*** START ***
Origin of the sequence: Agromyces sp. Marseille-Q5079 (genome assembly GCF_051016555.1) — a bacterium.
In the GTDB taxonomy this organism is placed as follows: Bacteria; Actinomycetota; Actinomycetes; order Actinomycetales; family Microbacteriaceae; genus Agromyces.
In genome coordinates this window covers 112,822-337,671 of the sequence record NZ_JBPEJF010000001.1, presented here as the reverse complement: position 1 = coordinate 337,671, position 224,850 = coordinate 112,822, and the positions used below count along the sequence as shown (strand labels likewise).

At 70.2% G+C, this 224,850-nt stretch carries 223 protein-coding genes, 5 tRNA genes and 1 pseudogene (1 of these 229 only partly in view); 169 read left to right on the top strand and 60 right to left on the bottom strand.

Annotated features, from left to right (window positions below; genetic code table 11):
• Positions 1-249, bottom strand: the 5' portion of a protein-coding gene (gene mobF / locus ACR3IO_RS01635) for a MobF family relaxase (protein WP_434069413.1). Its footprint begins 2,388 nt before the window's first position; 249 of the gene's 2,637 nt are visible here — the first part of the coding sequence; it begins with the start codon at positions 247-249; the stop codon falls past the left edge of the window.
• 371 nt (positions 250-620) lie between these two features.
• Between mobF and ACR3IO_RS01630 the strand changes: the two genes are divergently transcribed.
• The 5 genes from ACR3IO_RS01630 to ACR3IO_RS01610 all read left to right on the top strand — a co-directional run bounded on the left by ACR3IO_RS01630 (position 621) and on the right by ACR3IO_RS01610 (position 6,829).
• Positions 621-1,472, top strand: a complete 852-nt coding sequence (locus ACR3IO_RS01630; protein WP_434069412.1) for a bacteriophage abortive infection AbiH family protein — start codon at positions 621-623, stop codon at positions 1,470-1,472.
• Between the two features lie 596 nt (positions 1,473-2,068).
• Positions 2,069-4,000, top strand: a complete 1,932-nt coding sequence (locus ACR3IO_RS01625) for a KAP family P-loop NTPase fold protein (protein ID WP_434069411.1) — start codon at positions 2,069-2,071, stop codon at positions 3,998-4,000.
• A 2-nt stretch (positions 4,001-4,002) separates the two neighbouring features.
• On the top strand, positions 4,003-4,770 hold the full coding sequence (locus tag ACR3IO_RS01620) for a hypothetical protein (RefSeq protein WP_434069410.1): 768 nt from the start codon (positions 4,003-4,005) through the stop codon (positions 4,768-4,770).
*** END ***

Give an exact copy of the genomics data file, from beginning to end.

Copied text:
Origin of the sequence: Agromyces sp. Marseille-Q5079 (genome assembly GCF_051016555.1) — a bacterium.
In the GTDB taxonomy this organism is placed as follows: Bacteria; Actinomycetota; Actinomycetes; order Actinomycetales; family Microbacteriaceae; genus Agromyces.
In genome coordinates this window covers 112,822-337,671 of the sequence record NZ_JBPEJF010000001.1, presented here as the reverse complement: position 1 = coordinate 337,671, position 224,850 = coordinate 112,822, and the positions used below count along the sequence as shown (strand labels likewise).

At 70.2% G+C, this 224,850-nt stretch carries 223 protein-coding genes, 5 tRNA genes and 1 pseudogene (1 of these 229 only partly in view); 169 read left to right on the top strand and 60 right to left on the bottom strand.

Annotated features, from left to right (window positions below; genetic code table 11):
• Positions 1-249, bottom strand: the 5' portion of a protein-coding gene (gene mobF / locus ACR3IO_RS01635) for a MobF family relaxase (protein WP_434069413.1). Its footprint begins 2,388 nt before the window's first position; 249 of the gene's 2,637 nt are visible here — the first part of the coding sequence; it begins with the start codon at positions 247-249; the stop codon falls past the left edge of the window.
• 371 nt (positions 250-620) lie between these two features.
• Between mobF and ACR3IO_RS01630 the strand changes: the two genes are divergently transcribed.
• The 5 genes from ACR3IO_RS01630 to ACR3IO_RS01610 all read left to right on the top strand — a co-directional run bounded on the left by ACR3IO_RS01630 (position 621) and on the right by ACR3IO_RS01610 (position 6,829).
• Positions 621-1,472, top strand: a complete 852-nt coding sequence (locus ACR3IO_RS01630; protein WP_434069412.1) for a bacteriophage abortive infection AbiH family protein — start codon at positions 621-623, stop codon at positions 1,470-1,472.
• Between the two features lie 596 nt (positions 1,473-2,068).
• Positions 2,069-4,000, top strand: a complete 1,932-nt coding sequence (locus ACR3IO_RS01625) for a KAP family P-loop NTPase fold protein (protein ID WP_434069411.1) — start codon at positions 2,069-2,071, stop codon at positions 3,998-4,000.
• A 2-nt stretch (positions 4,001-4,002) separates the two neighbouring features.
• On the top strand, positions 4,003-4,770 hold the full coding sequence (locus tag ACR3IO_RS01620) for a hypothetical protein (RefSeq protein WP_434069410.1): 768 nt from the start codon (positions 4,003-4,005) through the stop codon (positions 4,768-4,770).